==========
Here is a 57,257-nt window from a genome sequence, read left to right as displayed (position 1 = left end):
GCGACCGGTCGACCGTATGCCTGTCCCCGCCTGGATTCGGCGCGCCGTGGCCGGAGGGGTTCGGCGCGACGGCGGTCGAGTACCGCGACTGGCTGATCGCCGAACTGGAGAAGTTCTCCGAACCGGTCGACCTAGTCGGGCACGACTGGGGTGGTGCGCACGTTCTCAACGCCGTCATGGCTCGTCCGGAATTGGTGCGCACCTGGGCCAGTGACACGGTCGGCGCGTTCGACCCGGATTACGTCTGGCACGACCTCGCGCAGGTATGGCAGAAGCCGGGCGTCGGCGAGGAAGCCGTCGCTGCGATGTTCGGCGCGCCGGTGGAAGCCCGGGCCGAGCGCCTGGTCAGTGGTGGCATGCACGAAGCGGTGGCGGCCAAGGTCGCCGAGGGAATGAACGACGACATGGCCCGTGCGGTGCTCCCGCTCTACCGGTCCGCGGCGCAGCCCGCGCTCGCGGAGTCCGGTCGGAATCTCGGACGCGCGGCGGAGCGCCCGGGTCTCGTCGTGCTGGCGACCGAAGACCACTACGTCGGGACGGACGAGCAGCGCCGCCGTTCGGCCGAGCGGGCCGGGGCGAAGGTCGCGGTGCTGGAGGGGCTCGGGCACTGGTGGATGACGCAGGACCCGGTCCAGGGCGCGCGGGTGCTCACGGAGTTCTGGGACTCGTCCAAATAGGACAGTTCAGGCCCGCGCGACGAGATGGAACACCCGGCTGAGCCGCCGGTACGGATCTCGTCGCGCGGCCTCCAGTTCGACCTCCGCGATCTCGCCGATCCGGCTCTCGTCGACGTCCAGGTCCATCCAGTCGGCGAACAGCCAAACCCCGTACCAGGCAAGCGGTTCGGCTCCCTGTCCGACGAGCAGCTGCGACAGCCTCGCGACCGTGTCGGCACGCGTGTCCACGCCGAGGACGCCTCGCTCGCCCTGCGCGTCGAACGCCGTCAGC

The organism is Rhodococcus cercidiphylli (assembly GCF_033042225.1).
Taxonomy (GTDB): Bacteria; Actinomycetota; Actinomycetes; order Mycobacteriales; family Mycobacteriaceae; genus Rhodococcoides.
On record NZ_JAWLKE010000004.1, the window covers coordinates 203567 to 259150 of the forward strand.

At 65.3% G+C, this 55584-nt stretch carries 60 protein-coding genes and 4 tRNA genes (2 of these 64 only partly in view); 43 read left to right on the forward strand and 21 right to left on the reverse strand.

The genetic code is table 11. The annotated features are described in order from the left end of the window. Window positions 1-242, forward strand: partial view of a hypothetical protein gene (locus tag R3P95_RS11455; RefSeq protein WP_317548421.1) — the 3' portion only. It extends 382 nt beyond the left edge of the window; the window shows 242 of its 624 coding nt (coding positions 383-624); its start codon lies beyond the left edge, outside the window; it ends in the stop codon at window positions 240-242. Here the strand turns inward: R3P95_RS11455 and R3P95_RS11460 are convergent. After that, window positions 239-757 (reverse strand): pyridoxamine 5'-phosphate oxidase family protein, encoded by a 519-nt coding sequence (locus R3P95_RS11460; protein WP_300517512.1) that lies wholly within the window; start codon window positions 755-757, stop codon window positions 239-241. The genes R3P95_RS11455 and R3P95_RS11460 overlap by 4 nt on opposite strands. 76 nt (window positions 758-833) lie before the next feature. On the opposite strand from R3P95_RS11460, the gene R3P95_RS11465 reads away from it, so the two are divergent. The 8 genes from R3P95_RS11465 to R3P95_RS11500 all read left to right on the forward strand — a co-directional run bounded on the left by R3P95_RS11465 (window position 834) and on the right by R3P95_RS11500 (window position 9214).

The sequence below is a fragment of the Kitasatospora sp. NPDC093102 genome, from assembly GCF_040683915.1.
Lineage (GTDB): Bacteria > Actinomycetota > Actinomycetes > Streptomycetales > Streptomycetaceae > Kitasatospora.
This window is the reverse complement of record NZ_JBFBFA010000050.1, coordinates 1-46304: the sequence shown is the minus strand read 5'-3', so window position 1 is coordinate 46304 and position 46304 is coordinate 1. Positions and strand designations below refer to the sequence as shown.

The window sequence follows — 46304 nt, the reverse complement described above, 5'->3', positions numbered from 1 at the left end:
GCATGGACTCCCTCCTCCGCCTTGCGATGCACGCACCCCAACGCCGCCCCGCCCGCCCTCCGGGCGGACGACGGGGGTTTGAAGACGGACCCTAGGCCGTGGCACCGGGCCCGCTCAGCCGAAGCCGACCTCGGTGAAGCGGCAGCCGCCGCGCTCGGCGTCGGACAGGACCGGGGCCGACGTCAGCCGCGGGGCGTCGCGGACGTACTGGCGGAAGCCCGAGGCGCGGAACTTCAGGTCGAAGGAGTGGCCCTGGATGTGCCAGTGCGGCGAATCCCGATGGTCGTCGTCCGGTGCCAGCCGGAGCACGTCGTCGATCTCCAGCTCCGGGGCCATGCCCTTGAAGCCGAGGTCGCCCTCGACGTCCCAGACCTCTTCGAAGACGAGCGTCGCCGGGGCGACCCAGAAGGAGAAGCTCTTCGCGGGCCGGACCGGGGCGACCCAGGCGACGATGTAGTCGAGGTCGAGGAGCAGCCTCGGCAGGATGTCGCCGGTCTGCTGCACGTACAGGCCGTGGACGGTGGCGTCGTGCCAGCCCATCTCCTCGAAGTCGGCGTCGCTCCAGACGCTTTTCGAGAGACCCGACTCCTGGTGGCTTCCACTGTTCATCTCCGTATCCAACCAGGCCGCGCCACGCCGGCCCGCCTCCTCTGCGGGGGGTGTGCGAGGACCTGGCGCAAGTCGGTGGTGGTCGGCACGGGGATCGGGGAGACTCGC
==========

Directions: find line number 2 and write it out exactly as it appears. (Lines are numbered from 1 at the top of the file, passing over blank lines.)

GCGACCGGTCGACCGTATGCCTGTCCCCGCCTGGATTCGGCGCGCCGTGGCCGGAGGGGTTCGGCGCGACGGCGGTCGAGTACCGCGACTGGCTGATCGCCGAACTGGAGAAGTTCTCCGAACCGGTCGACCTAGTCGGGCACGACTGGGGTGGTGCGCACGTTCTCAACGCCGTCATGGCTCGTCCGGAATTGGTGCGCACCTGGGCCAGTGACACGGTCGGCGCGTTCGACCCGGATTACGTCTGGCACGACCTCGCGCAGGTATGGCAGAAGCCGGGCGTCGGCGAGGAAGCCGTCGCTGCGATGTTCGGCGCGCCGGTGGAAGCCCGGGCCGAGCGCCTGGTCAGTGGTGGCATGCACGAAGCGGTGGCGGCCAAGGTCGCCGAGGGAATGAACGACGACATGGCCCGTGCGGTGCTCCCGCTCTACCGGTCCGCGGCGCAGCCCGCGCTCGCGGAGTCCGGTCGGAATCTCGGACGCGCGGCGGAGCGCCCGGGTCTCGTCGTGCTGGCGACCGAAGACCACTACGTCGGGACGGACGAGCAGCGCCGCCGTTCGGCCGAGCGGGCCGGGGCGAAGGTCGCGGTGCTGGAGGGGCTCGGGCACTGGTGGATGACGCAGGACCCGGTCCAGGGCGCGCGGGTGCTCACGGAGTTCTGGGACTCGTCCAAATAGGACAGTTCAGGCCCGCGCGACGAGATGGAACACCCGGCTGAGCCGCCGGTACGGATCTCGTCGCGCGGCCTCCAGTTCGACCTCCGCGATCTCGCCGATCCGGCTCTCGTCGACGTCCAGGTCCATCCAGTCGGCGAACAGCCAAACCCCGTACCAGGCAAGCGGTTCGGCTCCCTGTCCGACGAGCAGCTGCGACAGCCTCGCGACCGTGTCGGCACGCGTGTCCACGCCGAGGACGCCTCGCTCGCCCTGCGCGTCGAACGCCGTCAGC